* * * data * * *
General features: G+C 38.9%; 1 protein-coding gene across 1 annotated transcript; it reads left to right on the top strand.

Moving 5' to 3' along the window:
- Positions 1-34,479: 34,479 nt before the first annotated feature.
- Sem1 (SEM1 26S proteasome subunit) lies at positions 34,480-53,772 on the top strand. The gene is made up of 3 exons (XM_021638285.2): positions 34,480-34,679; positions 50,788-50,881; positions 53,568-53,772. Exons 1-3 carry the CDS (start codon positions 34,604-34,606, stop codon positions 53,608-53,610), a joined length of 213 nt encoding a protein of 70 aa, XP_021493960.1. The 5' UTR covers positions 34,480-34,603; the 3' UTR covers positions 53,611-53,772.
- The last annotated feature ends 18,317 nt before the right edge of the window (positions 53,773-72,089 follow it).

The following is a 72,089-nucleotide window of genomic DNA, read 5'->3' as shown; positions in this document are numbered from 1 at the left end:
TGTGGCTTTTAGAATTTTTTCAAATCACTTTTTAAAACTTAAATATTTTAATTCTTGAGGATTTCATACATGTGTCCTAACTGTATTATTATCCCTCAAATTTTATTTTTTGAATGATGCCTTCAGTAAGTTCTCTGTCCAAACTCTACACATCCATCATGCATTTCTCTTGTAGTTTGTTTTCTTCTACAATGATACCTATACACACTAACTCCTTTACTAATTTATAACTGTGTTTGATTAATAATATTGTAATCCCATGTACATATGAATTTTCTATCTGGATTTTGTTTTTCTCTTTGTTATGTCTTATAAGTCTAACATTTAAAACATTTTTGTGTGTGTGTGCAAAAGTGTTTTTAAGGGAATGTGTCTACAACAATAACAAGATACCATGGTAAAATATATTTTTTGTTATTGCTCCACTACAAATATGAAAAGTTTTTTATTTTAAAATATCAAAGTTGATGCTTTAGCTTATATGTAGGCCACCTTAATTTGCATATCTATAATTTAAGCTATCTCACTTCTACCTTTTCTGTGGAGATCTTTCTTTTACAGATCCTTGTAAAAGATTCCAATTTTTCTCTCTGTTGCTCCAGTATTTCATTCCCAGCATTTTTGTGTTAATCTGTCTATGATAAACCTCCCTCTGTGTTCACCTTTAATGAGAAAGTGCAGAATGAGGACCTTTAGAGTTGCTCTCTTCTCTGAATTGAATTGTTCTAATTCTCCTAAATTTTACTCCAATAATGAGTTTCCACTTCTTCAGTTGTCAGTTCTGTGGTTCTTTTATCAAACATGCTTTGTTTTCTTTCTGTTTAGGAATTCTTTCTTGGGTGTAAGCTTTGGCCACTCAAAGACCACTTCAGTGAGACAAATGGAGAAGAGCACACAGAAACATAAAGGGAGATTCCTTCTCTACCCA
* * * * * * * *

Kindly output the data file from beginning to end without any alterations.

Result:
General features: G+C 38.9%; 1 protein-coding gene across 1 annotated transcript; it reads left to right on the top strand.

Moving 5' to 3' along the window:
- Positions 1-34,479: 34,479 nt before the first annotated feature.
- Sem1 (SEM1 26S proteasome subunit) lies at positions 34,480-53,772 on the top strand. The gene is made up of 3 exons (XM_021638285.2): positions 34,480-34,679; positions 50,788-50,881; positions 53,568-53,772. Exons 1-3 carry the CDS (start codon positions 34,604-34,606, stop codon positions 53,608-53,610), a joined length of 213 nt encoding a protein of 70 aa, XP_021493960.1. The 5' UTR covers positions 34,480-34,603; the 3' UTR covers positions 53,611-53,772.
- The last annotated feature ends 18,317 nt before the right edge of the window (positions 53,773-72,089 follow it).

The following is a 72,089-nucleotide window of genomic DNA, read 5'->3' as shown; positions in this document are numbered from 1 at the left end:
TGTGGCTTTTAGAATTTTTTCAAATCACTTTTTAAAACTTAAATATTTTAATTCTTGAGGATTTCATACATGTGTCCTAACTGTATTATTATCCCTCAAATTTTATTTTTTGAATGATGCCTTCAGTAAGTTCTCTGTCCAAACTCTACACATCCATCATGCATTTCTCTTGTAGTTTGTTTTCTTCTACAATGATACCTATACACACTAACTCCTTTACTAATTTATAACTGTGTTTGATTAATAATATTGTAATCCCATGTACATATGAATTTTCTATCTGGATTTTGTTTTTCTCTTTGTTATGTCTTATAAGTCTAACATTTAAAACATTTTTGTGTGTGTGTGCAAAAGTGTTTTTAAGGGAATGTGTCTACAACAATAACAAGATACCATGGTAAAATATATTTTTTGTTATTGCTCCACTACAAATATGAAAAGTTTTTTATTTTAAAATATCAAAGTTGATGCTTTAGCTTATATGTAGGCCACCTTAATTTGCATATCTATAATTTAAGCTATCTCACTTCTACCTTTTCTGTGGAGATCTTTCTTTTACAGATCCTTGTAAAAGATTCCAATTTTTCTCTCTGTTGCTCCAGTATTTCATTCCCAGCATTTTTGTGTTAATCTGTCTATGATAAACCTCCCTCTGTGTTCACCTTTAATGAGAAAGTGCAGAATGAGGACCTTTAGAGTTGCTCTCTTCTCTGAATTGAATTGTTCTAATTCTCCTAAATTTTACTCCAATAATGAGTTTCCACTTCTTCAGTTGTCAGTTCTGTGGTTCTTTTATCAAACATGCTTTGTTTTCTTTCTGTTTAGGAATTCTTTCTTGGGTGTAAGCTTTGGCCACTCAAAGACCACTTCAGTGAGACAAATGGAGAAGAGCACACAGAAACATAAAGGGAGATTCCTTCTCTACCCA